Disaster Recovery – Key Concept

In today’s session, we will delve into the critical concepts of disaster recovery planning, focusing on how businesses can safeguard their operations from unexpected disruptions. With a practical analogy involving a coffee shop scenario, we will explore the essential components of Recovery Time Objective (RTO) and Recovery Point Objective (RPO). Understanding these elements is vital for any organization aiming to minimize downtime and data loss during a disaster. Let’s begin by breaking down these key concepts and examining how they apply in real-world settings.

Last time, we talked a little bit about high availability. Today, we are going to look at disaster recovery and key concepts. There are two things we’re going to examine: RTO and RPO. RTO is your Recovery Time Objective, and RPO is your Recovery Point Objective. Each of your systems will have one of these specified, and it will depend on business value. We’re going to illustrate this with a coffee shop scenario. Imagine you have a coffee shop similar to Starbucks, where you come in, someone at the counter takes your order, writes it on a cup, and places it on the counter. A barista at the other end processes these cups in order. Once they’ve filled your cup, you collect it from the counter and enjoy your coffee. The bit in the middle represents a queue, and this queue holds state, because it represents the state of the orders. Now, let’s say the coffee shop burns down. Everyone evacuates safely, but the coffee cups are left behind and they get burned to a crisp.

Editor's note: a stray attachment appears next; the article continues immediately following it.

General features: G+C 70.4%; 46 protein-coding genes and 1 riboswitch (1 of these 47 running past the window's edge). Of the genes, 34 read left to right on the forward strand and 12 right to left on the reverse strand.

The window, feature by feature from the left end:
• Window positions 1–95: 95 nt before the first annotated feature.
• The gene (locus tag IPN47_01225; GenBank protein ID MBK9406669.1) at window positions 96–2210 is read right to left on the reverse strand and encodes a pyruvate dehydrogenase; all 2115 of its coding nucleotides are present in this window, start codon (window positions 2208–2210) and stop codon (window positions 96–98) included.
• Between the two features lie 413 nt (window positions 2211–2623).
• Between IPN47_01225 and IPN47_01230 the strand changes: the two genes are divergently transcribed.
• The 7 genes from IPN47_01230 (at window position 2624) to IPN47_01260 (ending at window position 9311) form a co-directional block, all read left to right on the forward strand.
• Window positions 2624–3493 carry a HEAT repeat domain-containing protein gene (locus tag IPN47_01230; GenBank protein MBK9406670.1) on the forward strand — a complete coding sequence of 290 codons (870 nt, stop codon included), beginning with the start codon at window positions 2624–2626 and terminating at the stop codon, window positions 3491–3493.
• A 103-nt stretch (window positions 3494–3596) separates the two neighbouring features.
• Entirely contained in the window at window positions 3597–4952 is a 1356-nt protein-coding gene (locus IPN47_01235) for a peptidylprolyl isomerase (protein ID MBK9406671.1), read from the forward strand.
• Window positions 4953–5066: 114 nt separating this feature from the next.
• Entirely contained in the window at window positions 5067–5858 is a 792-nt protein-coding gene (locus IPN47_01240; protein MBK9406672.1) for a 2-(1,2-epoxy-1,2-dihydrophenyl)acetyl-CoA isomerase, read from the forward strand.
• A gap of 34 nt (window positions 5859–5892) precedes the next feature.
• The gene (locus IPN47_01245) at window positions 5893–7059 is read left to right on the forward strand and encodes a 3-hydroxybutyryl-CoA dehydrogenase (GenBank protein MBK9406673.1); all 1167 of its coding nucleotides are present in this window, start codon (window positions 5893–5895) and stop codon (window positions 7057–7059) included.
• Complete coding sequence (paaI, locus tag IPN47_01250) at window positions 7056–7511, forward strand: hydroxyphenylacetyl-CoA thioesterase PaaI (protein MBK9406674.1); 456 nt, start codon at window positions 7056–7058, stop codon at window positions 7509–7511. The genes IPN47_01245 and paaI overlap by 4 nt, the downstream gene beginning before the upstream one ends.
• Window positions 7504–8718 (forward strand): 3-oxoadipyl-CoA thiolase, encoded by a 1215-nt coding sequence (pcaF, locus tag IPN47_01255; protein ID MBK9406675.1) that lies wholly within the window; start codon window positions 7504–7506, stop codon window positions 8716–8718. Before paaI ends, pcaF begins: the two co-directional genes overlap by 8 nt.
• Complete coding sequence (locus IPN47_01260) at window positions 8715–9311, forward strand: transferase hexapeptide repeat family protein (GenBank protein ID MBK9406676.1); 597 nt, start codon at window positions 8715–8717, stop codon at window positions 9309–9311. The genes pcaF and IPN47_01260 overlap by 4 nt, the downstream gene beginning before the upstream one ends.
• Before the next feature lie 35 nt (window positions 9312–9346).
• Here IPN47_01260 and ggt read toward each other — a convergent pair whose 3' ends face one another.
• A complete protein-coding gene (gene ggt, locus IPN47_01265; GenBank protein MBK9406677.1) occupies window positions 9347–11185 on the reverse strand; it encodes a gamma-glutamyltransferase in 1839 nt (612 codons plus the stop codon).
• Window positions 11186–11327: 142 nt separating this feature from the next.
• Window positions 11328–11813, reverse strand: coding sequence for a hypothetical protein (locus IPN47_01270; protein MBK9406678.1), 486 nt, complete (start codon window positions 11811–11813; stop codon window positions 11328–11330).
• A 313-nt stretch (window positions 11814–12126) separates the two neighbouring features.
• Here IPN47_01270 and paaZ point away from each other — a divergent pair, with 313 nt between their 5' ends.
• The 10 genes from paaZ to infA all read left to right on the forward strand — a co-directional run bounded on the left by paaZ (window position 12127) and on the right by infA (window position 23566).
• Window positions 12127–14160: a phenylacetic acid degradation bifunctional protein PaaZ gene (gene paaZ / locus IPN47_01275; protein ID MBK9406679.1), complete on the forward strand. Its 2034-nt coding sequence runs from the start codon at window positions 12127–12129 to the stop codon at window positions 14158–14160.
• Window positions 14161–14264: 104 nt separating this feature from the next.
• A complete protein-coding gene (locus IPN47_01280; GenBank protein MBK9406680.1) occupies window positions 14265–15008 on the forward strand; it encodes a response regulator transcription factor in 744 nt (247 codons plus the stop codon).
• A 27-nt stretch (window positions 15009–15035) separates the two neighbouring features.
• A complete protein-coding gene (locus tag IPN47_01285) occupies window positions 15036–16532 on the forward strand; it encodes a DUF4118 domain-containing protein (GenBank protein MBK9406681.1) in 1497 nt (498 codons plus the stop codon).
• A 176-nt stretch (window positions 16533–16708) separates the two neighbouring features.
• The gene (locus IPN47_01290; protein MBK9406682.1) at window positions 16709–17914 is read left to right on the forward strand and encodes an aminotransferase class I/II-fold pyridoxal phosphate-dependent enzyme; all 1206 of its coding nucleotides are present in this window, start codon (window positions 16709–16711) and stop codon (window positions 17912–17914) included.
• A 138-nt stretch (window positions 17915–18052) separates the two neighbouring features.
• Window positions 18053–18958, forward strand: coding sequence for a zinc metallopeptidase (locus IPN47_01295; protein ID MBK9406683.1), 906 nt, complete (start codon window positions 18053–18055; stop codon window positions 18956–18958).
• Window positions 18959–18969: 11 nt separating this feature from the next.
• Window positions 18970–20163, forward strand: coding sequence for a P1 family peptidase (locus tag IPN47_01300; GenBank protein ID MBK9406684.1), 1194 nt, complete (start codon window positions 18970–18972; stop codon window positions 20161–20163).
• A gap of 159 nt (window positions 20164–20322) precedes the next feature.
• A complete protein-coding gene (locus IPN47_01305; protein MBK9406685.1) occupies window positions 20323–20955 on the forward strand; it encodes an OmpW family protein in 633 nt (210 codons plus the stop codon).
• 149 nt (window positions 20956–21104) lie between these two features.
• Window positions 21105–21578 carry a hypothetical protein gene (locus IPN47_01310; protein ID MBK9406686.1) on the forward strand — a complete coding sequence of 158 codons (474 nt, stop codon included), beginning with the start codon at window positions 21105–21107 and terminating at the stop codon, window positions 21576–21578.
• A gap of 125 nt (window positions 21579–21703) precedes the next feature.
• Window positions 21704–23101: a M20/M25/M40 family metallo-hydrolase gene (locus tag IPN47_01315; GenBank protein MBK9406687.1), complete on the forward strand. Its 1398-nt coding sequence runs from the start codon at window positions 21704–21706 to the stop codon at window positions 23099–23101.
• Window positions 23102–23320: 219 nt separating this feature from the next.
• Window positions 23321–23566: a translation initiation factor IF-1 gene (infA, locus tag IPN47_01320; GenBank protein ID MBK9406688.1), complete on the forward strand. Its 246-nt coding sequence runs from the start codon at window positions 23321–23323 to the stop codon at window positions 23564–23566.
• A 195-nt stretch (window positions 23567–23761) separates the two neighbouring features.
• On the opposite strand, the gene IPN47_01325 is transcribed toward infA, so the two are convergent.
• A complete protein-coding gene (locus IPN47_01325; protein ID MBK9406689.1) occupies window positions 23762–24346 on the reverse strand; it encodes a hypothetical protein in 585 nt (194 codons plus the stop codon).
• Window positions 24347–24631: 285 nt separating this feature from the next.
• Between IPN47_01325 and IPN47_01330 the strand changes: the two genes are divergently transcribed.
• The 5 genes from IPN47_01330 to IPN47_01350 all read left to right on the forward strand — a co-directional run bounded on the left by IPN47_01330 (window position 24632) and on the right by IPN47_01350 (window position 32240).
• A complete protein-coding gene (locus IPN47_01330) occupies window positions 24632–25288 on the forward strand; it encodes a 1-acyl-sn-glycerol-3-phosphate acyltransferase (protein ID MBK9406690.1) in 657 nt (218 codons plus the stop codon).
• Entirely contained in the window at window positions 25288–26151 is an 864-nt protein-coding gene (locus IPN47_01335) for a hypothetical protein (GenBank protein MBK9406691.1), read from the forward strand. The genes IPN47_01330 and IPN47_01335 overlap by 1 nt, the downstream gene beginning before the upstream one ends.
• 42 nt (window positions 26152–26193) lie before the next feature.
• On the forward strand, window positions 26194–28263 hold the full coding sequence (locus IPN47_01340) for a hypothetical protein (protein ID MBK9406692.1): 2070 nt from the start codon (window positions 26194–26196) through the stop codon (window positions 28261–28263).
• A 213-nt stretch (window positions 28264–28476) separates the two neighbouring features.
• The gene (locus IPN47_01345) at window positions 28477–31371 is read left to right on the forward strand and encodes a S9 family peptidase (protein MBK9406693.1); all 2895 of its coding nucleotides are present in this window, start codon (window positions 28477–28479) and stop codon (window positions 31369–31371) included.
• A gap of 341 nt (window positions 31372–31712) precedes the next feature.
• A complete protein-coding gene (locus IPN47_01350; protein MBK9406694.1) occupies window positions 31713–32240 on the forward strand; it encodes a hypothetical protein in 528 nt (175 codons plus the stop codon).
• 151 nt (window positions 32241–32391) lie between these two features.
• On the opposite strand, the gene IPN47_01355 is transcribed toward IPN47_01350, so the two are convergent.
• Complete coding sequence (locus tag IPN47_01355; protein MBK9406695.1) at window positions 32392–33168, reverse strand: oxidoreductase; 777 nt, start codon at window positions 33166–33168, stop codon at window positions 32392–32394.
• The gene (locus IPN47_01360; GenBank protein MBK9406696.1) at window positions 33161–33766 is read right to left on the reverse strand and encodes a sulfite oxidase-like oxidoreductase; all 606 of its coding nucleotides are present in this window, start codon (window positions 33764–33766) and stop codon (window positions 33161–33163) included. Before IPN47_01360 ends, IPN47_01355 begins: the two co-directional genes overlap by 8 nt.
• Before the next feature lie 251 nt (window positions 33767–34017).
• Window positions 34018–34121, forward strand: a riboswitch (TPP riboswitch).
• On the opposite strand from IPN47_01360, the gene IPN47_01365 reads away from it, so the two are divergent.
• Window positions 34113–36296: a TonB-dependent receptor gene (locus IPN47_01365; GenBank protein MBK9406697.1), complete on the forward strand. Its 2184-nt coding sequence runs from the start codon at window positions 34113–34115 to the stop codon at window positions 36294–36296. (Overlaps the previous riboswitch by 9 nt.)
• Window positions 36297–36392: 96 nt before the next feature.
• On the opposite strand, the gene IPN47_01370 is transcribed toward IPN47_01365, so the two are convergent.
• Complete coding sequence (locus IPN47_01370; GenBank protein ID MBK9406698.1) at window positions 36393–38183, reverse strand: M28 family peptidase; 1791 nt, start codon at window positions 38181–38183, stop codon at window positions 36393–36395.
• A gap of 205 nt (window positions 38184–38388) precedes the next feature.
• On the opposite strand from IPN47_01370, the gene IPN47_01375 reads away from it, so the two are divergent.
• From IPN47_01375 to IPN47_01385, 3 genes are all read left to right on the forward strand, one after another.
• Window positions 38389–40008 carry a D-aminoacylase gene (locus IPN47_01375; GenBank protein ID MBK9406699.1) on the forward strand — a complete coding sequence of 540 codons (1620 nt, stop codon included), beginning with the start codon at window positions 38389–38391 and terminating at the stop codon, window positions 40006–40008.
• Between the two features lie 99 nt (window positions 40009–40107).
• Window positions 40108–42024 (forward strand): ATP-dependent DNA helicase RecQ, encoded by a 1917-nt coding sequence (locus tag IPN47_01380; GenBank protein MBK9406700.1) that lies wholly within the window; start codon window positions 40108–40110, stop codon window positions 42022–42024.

Your Recovery Time Objective is how long it takes you to get your business back on its feet. So, imagine your coffee shop has all the tables, someone at the counter taking orders, and a barista ready with the coffee machine to make coffee. At that point, you’re ready to serve your first customer. How long that takes is your Recovery Time Objective. Now, your Recovery Point Objective is, well, imagine these cups have burned to a crisp. That means three people had their orders taken, but they haven’t received their coffee. So, if that bit of data is lost, how much you can afford to lose depends on the value of it. If that data is really valuable, you’ll want to ensure that there’s another location where someone is continuously writing these orders on cups, just in case. So if the original location burns down, you can say it’s okay because all the orders are saved here. No one will go without their coffee. Your Recovery Point Objective is how much data you can afford to lose, and your Recovery Time Objective is how long it takes to get back on your feet.

These objectives can differ because each has its own value. The longer it takes to get back on your feet, the more you potentially lose in one way. The amount of in-flight data you lose has a different value, which you need to determine for yourself. So, that’s a quick introduction to RTO and RPO, and we’ll discuss this more next time.

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